Identification of Arable Marginal Lands under Rainfed Conditions for Bioenergy Purposes in Spain | Land Portal

Resource information

Date of publication: 
January 2019
Resource Language: 
ISBN / Resource ID: 
LP-midp002303
Copyright details: 
© 2019 by the authors. Licensee MDPI, Basel, Switzerland. This article is an open access article

The cultivation of bioenergy crops could be considered as sustainable; however, its use in fertile lands could conflict with food production. The general purpose of this study is to identify areas where traditional food crops are not economically sustainable, but where they could be substituted by energy crops without changing the land use in Spain. We studied the profit margin of the main crops of the country, which are wheat (Triticum aestivum L.) and barley (Hordeum vulgare L.), the spatial location of the growing areas, and the biophysical constraints. Spain has an extended area of 9.93 million hectares, with biophysical and/or economic constraints in rainfed arable areas. Grain yields ≤1.5 Mg ha−1 are not profitable; low organic matter content is the principal biophysical constraint. The average results showed a potential of 83.33 GJ ha−1 using triticale (x Triticosecale) and 174.85 GJ ha−1 using cardoon (Cynara cardunculus L.) in arable marginal lands. The production of biomass in this area would serve to cover between 3%–5% of primary energy needs in Spain for triticale or cardoon. In this respect, establishing energy crops in marginal lands could be an instrument to enhance rural development, boost the bio-economy, and reach environmental targets.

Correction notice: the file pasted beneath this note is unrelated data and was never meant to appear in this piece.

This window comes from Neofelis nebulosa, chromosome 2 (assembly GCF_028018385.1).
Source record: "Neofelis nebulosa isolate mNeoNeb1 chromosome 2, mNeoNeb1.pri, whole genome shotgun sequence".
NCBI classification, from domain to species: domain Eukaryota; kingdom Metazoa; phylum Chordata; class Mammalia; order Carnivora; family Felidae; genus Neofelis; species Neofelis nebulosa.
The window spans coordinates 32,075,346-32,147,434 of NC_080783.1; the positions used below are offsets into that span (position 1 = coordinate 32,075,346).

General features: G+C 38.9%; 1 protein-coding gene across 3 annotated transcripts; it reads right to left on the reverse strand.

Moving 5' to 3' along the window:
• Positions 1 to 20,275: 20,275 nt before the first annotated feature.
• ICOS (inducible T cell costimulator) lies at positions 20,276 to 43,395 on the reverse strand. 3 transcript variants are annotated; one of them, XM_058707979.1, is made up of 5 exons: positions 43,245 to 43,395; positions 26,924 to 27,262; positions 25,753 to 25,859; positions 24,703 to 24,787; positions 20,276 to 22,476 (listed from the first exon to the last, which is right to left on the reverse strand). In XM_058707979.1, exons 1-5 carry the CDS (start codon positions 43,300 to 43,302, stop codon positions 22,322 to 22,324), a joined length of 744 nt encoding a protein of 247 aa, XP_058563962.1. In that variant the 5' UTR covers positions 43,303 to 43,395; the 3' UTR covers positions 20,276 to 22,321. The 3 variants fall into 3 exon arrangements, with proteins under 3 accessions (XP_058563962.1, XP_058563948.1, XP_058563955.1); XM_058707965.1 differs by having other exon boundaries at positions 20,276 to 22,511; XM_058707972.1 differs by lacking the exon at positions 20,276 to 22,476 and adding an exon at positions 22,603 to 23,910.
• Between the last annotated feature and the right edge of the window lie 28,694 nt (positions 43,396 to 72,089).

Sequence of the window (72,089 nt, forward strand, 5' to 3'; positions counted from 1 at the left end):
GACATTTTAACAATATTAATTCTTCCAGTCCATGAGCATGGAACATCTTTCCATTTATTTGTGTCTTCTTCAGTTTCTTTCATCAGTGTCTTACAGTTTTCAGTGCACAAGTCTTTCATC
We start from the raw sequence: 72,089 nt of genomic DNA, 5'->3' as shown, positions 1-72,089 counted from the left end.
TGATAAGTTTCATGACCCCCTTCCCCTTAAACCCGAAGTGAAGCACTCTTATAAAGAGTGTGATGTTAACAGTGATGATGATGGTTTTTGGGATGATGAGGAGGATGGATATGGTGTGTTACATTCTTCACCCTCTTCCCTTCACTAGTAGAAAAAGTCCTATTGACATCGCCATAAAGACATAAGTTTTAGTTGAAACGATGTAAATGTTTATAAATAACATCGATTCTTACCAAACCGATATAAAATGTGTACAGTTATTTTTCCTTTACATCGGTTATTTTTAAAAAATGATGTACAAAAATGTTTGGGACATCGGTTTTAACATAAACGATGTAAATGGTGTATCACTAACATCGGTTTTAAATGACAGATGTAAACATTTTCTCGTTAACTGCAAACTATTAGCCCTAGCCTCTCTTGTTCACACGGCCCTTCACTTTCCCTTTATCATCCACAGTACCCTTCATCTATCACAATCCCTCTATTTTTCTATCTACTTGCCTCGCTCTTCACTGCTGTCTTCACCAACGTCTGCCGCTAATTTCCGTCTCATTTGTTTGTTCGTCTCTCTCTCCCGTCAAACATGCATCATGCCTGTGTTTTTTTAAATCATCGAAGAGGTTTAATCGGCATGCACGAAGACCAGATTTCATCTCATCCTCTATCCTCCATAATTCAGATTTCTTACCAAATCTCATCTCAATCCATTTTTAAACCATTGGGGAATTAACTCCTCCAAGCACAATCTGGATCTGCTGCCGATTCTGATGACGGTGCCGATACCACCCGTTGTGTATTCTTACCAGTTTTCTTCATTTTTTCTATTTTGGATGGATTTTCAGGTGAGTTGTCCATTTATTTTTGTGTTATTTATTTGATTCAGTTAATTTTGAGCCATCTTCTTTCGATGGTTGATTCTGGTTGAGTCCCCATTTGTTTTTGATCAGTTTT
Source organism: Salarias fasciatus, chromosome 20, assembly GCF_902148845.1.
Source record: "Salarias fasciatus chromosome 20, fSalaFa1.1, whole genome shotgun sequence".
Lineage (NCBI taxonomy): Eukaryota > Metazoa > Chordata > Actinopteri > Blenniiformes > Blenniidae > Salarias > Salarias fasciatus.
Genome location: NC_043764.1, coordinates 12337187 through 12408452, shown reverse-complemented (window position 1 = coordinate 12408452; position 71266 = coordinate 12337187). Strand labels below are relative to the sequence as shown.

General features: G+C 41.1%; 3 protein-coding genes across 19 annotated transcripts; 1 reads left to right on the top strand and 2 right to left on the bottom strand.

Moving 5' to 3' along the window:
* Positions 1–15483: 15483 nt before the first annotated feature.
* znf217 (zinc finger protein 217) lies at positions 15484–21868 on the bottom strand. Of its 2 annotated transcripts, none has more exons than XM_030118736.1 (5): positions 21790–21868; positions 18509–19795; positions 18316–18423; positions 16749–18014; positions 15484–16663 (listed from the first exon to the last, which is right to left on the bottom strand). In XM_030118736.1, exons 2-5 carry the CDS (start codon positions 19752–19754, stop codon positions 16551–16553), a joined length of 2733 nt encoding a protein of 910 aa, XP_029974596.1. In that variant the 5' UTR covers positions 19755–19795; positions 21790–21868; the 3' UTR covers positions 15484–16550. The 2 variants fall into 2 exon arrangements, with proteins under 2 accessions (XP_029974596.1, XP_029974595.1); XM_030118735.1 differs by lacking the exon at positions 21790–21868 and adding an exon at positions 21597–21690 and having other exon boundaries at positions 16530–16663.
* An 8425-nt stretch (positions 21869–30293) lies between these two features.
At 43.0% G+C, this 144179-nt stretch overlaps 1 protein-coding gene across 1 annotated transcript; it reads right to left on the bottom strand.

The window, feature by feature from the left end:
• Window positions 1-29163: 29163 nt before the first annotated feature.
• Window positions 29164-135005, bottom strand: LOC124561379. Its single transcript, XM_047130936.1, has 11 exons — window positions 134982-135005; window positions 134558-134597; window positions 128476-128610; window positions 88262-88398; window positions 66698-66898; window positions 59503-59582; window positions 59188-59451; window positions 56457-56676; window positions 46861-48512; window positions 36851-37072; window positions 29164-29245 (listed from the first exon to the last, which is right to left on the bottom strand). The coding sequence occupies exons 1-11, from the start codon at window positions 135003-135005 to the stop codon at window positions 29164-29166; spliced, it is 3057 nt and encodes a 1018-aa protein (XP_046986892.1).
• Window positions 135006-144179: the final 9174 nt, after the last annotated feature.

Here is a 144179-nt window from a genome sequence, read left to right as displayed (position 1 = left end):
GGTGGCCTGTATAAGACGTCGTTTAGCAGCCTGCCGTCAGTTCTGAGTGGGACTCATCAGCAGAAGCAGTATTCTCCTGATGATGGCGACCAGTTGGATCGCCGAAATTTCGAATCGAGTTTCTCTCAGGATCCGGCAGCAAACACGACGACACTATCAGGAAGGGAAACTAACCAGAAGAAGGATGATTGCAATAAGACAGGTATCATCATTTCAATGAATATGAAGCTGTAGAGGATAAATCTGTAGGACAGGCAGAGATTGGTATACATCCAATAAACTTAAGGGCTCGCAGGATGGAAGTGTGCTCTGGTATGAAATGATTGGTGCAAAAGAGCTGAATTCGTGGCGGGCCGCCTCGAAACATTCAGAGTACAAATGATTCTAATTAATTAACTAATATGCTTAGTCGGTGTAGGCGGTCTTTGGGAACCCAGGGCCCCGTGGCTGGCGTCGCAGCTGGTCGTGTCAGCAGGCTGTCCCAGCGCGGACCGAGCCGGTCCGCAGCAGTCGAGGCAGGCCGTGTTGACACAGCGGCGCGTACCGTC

Authors and Publishers

Author(s), editor(s), contributor(s): 

Ciria, Carlos S.Sanz, MarinaCarrasco, JuanCiria, Pilar

Corporate Author(s): 
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    MDPI AG, a publisher of open-access scientific journals, was spun off from the Molecular Diversity Preservation International organization. It was formally registered by Shu-Kun Lin and Dietrich Rordorf in May 2010 in Basel, Switzerland, and maintains editorial offices in China, Spain and Serbia. MDPI relies primarily on article processing charges to cover the costs of editorial quality control and production of articles. Over 280 universities and institutes have joined the MDPI Institutional Open Access Program; authors from these organizations pay reduced article processing charges.

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